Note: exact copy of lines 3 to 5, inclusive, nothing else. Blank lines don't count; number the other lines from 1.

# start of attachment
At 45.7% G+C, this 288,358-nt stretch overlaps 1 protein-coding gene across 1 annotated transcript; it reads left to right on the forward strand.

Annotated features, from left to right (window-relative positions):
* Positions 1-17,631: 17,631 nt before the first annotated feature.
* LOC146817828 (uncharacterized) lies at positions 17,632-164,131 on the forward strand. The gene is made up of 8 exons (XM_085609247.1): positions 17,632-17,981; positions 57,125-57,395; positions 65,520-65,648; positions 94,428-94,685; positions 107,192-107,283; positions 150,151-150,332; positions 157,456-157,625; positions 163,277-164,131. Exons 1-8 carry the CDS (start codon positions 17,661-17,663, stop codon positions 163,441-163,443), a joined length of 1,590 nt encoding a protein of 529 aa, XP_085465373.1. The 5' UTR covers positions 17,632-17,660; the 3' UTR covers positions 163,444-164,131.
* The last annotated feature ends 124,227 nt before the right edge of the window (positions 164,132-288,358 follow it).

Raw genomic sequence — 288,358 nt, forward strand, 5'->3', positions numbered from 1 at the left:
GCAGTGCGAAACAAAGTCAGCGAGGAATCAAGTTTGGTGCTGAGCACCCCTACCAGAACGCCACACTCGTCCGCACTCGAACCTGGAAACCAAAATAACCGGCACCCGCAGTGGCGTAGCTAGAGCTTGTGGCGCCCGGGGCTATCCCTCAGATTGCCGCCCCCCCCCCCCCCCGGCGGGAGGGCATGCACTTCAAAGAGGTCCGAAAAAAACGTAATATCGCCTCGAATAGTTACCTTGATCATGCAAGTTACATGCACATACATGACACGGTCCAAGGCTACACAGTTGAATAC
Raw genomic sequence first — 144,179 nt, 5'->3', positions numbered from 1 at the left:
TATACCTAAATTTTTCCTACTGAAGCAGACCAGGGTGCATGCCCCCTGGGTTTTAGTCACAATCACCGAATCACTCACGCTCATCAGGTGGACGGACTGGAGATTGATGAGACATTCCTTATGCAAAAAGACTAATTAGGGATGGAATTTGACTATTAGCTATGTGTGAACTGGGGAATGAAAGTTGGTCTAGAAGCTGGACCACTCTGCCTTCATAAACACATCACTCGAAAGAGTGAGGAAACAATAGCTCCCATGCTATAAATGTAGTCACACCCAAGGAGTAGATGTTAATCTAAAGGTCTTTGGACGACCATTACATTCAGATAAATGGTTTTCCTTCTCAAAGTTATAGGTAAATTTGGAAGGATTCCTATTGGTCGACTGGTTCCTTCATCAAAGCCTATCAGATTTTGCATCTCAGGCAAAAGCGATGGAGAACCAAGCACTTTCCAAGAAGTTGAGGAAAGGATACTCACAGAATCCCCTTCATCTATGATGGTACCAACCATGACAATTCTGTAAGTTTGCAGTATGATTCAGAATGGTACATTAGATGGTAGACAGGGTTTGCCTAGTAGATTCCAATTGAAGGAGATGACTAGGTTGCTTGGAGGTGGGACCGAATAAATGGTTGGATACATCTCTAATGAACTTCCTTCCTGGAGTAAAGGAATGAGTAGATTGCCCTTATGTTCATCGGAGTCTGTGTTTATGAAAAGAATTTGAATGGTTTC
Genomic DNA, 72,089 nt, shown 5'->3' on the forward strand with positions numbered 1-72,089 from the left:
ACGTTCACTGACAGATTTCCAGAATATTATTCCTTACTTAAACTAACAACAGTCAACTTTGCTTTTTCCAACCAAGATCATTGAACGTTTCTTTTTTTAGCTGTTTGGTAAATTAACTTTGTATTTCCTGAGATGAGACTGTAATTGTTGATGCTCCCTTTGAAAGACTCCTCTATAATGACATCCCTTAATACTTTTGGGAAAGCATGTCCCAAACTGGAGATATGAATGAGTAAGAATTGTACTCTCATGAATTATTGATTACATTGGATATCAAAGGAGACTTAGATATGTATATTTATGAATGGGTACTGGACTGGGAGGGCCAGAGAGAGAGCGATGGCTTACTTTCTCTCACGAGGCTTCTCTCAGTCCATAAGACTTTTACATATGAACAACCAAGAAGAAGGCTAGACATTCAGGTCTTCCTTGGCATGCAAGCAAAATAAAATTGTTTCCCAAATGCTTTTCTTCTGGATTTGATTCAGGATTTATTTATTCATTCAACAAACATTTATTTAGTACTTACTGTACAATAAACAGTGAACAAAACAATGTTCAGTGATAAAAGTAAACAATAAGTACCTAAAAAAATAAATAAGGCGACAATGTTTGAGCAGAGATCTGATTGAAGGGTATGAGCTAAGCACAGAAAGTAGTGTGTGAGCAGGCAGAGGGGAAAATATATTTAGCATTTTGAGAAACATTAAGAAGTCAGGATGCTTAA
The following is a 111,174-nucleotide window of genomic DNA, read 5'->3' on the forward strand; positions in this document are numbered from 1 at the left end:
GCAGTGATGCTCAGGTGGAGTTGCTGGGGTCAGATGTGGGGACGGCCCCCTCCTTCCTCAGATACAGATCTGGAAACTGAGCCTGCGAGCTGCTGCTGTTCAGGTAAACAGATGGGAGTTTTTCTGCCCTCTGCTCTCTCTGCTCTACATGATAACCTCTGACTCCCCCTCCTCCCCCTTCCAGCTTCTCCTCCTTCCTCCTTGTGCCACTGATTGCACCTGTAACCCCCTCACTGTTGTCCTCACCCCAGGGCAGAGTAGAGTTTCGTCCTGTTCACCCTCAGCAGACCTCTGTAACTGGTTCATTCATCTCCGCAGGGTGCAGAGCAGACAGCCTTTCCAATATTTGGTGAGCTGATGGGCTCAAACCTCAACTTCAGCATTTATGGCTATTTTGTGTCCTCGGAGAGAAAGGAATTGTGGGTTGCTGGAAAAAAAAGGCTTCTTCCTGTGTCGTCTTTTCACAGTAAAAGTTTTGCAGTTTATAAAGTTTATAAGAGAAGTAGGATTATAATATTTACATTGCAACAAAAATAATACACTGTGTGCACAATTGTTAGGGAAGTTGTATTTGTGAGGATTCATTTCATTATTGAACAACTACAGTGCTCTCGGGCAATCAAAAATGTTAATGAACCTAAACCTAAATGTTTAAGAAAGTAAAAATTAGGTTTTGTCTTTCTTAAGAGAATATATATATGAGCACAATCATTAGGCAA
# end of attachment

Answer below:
* Positions 1-17,631: 17,631 nt before the first annotated feature.
* LOC146817828 (uncharacterized) lies at positions 17,632-164,131 on the forward strand. The gene is made up of 8 exons (XM_085609247.1): positions 17,632-17,981; positions 57,125-57,395; positions 65,520-65,648; positions 94,428-94,685; positions 107,192-107,283; positions 150,151-150,332; positions 157,456-157,625; positions 163,277-164,131. Exons 1-8 carry the CDS (start codon positions 17,661-17,663, stop codon positions 163,441-163,443), a joined length of 1,590 nt encoding a protein of 529 aa, XP_085465373.1. The 5' UTR covers positions 17,632-17,660; the 3' UTR covers positions 163,444-164,131.
* The last annotated feature ends 124,227 nt before the right edge of the window (positions 164,132-288,358 follow it).